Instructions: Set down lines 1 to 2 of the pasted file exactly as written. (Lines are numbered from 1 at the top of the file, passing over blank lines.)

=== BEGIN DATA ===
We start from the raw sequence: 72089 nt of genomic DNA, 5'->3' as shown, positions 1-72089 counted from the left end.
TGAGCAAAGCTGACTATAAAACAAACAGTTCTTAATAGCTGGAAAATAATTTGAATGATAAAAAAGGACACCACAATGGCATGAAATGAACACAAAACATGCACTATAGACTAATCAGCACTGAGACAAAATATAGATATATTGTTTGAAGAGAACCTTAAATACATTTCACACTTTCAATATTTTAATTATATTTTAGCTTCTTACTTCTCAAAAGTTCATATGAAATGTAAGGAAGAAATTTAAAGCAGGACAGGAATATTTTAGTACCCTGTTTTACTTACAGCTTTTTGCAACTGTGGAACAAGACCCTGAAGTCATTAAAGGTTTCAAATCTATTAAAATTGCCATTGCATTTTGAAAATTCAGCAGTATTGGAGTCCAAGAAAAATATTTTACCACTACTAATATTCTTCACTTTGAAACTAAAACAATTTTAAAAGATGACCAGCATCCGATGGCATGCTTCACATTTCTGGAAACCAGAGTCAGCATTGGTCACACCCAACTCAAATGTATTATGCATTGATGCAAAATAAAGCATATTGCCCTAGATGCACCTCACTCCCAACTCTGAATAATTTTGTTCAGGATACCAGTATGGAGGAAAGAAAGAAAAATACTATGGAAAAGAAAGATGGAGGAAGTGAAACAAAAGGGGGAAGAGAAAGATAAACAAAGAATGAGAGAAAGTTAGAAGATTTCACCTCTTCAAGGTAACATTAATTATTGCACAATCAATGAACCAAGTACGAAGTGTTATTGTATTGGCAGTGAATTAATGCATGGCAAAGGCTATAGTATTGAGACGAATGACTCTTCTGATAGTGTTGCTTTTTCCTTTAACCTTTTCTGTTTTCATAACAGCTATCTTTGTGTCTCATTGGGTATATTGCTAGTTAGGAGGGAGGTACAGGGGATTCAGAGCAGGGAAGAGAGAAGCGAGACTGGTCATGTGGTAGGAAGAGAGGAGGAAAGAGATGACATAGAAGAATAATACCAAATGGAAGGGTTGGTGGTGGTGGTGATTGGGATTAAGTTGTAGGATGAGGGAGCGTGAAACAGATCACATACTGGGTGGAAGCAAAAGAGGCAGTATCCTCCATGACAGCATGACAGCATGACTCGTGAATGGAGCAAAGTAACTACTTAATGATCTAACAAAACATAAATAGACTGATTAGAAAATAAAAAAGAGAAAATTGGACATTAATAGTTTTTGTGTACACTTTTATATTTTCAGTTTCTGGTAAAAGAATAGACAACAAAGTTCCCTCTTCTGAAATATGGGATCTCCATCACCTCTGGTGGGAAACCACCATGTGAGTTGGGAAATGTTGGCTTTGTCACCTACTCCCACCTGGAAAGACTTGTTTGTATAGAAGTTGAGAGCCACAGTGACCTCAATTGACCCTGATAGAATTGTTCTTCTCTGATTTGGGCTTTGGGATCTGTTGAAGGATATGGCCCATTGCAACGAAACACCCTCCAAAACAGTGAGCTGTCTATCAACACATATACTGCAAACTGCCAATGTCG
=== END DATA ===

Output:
We start from the raw sequence: 72089 nt of genomic DNA, 5'->3' as shown, positions 1-72089 counted from the left end.
TGAGCAAAGCTGACTATAAAACAAACAGTTCTTAATAGCTGGAAAATAATTTGAATGATAAAAAAGGACACCACAATGGCATGAAATGAACACAAAACATGCACTATAGACTAATCAGCACTGAGACAAAATATAGATATATTGTTTGAAGAGAACCTTAAATACATTTCACACTTTCAATATTTTAATTATATTTTAGCTTCTTACTTCTCAAAAGTTCATATGAAATGTAAGGAAGAAATTTAAAGCAGGACAGGAATATTTTAGTACCCTGTTTTACTTACAGCTTTTTGCAACTGTGGAACAAGACCCTGAAGTCATTAAAGGTTTCAAATCTATTAAAATTGCCATTGCATTTTGAAAATTCAGCAGTATTGGAGTCCAAGAAAAATATTTTACCACTACTAATATTCTTCACTTTGAAACTAAAACAATTTTAAAAGATGACCAGCATCCGATGGCATGCTTCACATTTCTGGAAACCAGAGTCAGCATTGGTCACACCCAACTCAAATGTATTATGCATTGATGCAAAATAAAGCATATTGCCCTAGATGCACCTCACTCCCAACTCTGAATAATTTTGTTCAGGATACCAGTATGGAGGAAAGAAAGAAAAATACTATGGAAAAGAAAGATGGAGGAAGTGAAACAAAAGGGGGAAGAGAAAGATAAACAAAGAATGAGAGAAAGTTAGAAGATTTCACCTCTTCAAGGTAACATTAATTATTGCACAATCAATGAACCAAGTACGAAGTGTTATTGTATTGGCAGTGAATTAATGCATGGCAAAGGCTATAGTATTGAGACGAATGACTCTTCTGATAGTGTTGCTTTTTCCTTTAACCTTTTCTGTTTTCATAACAGCTATCTTTGTGTCTCATTGGGTATATTGCTAGTTAGGAGGGAGGTACAGGGGATTCAGAGCAGGGAAGAGAGAAGCGAGACTGGTCATGTGGTAGGAAGAGAGGAGGAAAGAGATGACATAGAAGAATAATACCAAATGGAAGGGTTGGTGGTGGTGGTGATTGGGATTAAGTTGTAGGATGAGGGAGCGTGAAACAGATCACATACTGGGTGGAAGCAAAAGAGGCAGTATCCTCCATGACAGCATGACAGCATGACTCGTGAATGGAGCAAAGTAACTACTTAATGATCTAACAAAACATAAATAGACTGATTAGAAAATAAAAAAGAGAAAATTGGACATTAATAGTTTTTGTGTACACTTTTATATTTTCAGTTTCTGGTAAAAGAATAGACAACAAAGTTCCCTCTTCTGAAATATGGGATCTCCATCACCTCTGGTGGGAAACCACCATGTGAGTTGGGAAATGTTGGCTTTGTCACCTACTCCCACCTGGAAAGACTTGTTTGTATAGAAGTTGAGAGCCACAGTGACCTCAATTGACCCTGATAGAATTGTTCTTCTCTGATTTGGGCTTTGGGATCTGTTGAAGGATATGGCCCATTGCAACGAAACACCCTCCAAAACAGTGAGCTGTCTATCAACACATATACTGCAAACTGCCAATGTCG